Bribery and FCPA whistleblowers can provide company documents to the United States Securities and Exchange Commission (SEC) under the Dodd-Frank reward program despite confidentiality and non-disclosure provisions in their companies’ employment agreements. As background, international and FCPA whistleblowers are eligible for large rewards for reporting corporate bribery under the Dodd-Frank reward program.
According to a 2017 case called Erhart v. BofI Holding, SEC whistleblowers can share company documents with the government as long as the documents are “reasonably necessary to support the allegations of wrongdoing.” The Erhart court focused on the “nexus between the confidential documents in question and misconduct alleged by the whistleblower[,]” and held that “BofI has not demonstrated Erhart engaged in a wholesale stripping of [BofI]’s confidential documents—or that his appropriation of its files was vast and indiscriminate.” Applying the Erhart court’s rationale, international and FCPA whistleblowers should be careful to provide documents that are reasonably necessary to support their allegations of corporate bribery and to not provide confidential company documents that are irrelevant to their claims.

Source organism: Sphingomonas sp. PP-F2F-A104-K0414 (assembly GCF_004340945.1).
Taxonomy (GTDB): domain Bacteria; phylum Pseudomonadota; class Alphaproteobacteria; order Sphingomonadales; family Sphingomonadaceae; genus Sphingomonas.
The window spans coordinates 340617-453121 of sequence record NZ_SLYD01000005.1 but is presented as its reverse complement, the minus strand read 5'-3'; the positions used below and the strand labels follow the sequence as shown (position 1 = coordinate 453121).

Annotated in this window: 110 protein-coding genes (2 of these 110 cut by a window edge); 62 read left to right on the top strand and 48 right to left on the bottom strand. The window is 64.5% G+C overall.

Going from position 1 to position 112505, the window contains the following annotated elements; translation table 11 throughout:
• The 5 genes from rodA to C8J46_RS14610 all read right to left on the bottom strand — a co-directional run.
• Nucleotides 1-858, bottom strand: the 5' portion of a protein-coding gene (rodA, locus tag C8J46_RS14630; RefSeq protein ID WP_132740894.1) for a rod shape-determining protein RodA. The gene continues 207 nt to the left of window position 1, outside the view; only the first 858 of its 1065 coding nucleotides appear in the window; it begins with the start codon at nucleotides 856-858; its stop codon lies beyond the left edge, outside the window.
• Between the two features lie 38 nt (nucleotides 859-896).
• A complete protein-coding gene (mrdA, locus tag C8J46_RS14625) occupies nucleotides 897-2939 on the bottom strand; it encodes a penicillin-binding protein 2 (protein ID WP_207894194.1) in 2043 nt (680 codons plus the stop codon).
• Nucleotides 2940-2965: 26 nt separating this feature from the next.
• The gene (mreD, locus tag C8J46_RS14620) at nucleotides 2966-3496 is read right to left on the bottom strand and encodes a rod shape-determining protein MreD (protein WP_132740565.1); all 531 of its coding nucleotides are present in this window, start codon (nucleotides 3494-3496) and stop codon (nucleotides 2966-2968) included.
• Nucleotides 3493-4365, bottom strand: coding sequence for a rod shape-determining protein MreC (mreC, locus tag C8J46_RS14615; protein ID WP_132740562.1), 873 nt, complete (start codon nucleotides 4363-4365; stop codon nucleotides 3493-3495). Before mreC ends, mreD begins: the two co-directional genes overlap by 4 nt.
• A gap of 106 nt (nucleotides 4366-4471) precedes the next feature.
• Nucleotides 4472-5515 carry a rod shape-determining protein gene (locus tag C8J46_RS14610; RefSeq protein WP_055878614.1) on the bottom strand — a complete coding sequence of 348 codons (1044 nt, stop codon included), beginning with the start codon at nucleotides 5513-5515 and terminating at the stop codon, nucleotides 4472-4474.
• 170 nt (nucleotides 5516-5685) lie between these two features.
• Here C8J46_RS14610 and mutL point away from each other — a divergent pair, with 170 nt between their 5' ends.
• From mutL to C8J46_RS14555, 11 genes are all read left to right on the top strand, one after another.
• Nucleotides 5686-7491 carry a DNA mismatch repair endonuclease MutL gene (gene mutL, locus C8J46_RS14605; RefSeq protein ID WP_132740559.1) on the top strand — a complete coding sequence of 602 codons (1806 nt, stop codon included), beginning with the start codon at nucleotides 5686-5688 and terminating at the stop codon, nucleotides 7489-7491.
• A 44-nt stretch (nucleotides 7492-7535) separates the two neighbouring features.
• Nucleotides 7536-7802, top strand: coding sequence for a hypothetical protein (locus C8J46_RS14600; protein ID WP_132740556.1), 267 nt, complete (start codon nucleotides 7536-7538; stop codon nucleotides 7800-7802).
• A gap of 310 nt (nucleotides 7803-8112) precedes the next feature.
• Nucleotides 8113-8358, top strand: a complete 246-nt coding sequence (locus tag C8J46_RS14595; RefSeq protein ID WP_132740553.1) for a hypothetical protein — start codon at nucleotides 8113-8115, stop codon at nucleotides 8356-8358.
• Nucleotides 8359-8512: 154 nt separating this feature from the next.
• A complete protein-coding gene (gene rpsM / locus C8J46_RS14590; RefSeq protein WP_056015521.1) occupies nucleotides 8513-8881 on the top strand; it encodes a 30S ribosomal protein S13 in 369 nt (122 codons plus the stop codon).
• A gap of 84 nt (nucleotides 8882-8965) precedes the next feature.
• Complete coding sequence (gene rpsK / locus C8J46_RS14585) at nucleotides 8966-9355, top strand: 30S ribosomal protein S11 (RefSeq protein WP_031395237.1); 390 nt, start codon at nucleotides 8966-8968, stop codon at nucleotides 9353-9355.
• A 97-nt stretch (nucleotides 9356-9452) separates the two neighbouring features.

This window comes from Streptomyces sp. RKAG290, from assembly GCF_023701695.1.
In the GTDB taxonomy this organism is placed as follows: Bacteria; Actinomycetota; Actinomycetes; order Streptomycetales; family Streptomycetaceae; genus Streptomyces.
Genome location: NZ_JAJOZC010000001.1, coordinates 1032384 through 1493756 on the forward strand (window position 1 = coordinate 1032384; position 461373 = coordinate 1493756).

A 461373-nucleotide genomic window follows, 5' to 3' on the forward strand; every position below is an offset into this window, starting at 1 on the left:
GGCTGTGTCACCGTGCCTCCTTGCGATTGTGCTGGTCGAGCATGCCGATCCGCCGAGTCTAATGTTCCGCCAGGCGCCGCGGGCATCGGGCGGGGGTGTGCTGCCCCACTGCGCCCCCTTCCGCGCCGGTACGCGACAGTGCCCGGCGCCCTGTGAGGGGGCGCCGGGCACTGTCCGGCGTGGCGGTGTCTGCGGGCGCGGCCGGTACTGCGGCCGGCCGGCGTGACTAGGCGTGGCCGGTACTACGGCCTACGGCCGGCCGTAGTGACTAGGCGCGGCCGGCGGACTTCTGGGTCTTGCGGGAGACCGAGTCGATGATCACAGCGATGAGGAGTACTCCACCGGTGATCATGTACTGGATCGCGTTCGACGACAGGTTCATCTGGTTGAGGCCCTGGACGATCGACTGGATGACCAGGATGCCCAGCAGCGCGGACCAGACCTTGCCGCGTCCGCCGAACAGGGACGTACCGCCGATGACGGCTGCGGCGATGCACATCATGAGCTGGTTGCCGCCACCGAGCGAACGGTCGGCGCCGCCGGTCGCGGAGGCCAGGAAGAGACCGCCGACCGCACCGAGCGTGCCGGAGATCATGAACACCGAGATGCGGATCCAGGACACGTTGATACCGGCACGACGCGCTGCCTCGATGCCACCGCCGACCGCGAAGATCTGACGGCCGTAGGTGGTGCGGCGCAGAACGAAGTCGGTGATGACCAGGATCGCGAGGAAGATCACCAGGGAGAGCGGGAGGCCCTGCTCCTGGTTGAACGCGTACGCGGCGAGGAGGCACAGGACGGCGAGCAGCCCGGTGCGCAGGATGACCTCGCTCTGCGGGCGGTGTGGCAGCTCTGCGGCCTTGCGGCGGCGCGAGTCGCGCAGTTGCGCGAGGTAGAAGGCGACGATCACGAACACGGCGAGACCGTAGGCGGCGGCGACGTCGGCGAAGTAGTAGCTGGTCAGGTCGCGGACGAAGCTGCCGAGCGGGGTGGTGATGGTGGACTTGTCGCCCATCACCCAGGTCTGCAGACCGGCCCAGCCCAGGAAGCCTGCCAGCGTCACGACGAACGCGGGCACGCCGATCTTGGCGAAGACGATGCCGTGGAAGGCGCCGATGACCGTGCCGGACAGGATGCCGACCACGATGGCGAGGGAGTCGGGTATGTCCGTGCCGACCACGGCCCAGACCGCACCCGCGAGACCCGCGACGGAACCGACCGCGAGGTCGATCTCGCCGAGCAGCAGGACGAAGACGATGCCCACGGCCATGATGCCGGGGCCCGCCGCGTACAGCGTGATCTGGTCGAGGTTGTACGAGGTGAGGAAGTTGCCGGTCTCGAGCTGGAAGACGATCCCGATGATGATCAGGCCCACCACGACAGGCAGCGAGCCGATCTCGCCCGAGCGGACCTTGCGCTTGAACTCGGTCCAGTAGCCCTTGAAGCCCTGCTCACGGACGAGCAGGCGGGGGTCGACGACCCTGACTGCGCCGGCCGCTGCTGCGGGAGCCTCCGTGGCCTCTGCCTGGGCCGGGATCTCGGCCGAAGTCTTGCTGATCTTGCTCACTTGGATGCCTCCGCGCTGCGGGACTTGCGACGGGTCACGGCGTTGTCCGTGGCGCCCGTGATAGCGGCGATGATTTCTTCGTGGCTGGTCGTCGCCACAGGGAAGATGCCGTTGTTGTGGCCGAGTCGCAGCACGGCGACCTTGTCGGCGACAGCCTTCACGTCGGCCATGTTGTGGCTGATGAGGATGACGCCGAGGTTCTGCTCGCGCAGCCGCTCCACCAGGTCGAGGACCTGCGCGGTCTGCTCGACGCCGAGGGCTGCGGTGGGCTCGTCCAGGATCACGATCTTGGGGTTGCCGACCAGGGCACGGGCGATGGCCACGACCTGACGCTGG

If anyone has information or documents about an SEC-regulated company (or one of its local affiliates, subsidiaries, or agents) making payments or providing incentives to government officials and would like to discuss making a confidential or anonymous submission under the Dodd-Frank program, please feel free to contact me at firstname.lastname@example.org for a free consultation. For more information and details about the Dodd-Frank reward program, please click here. And for more details about how the reward program applies to FCPA whistleblowers, please click here.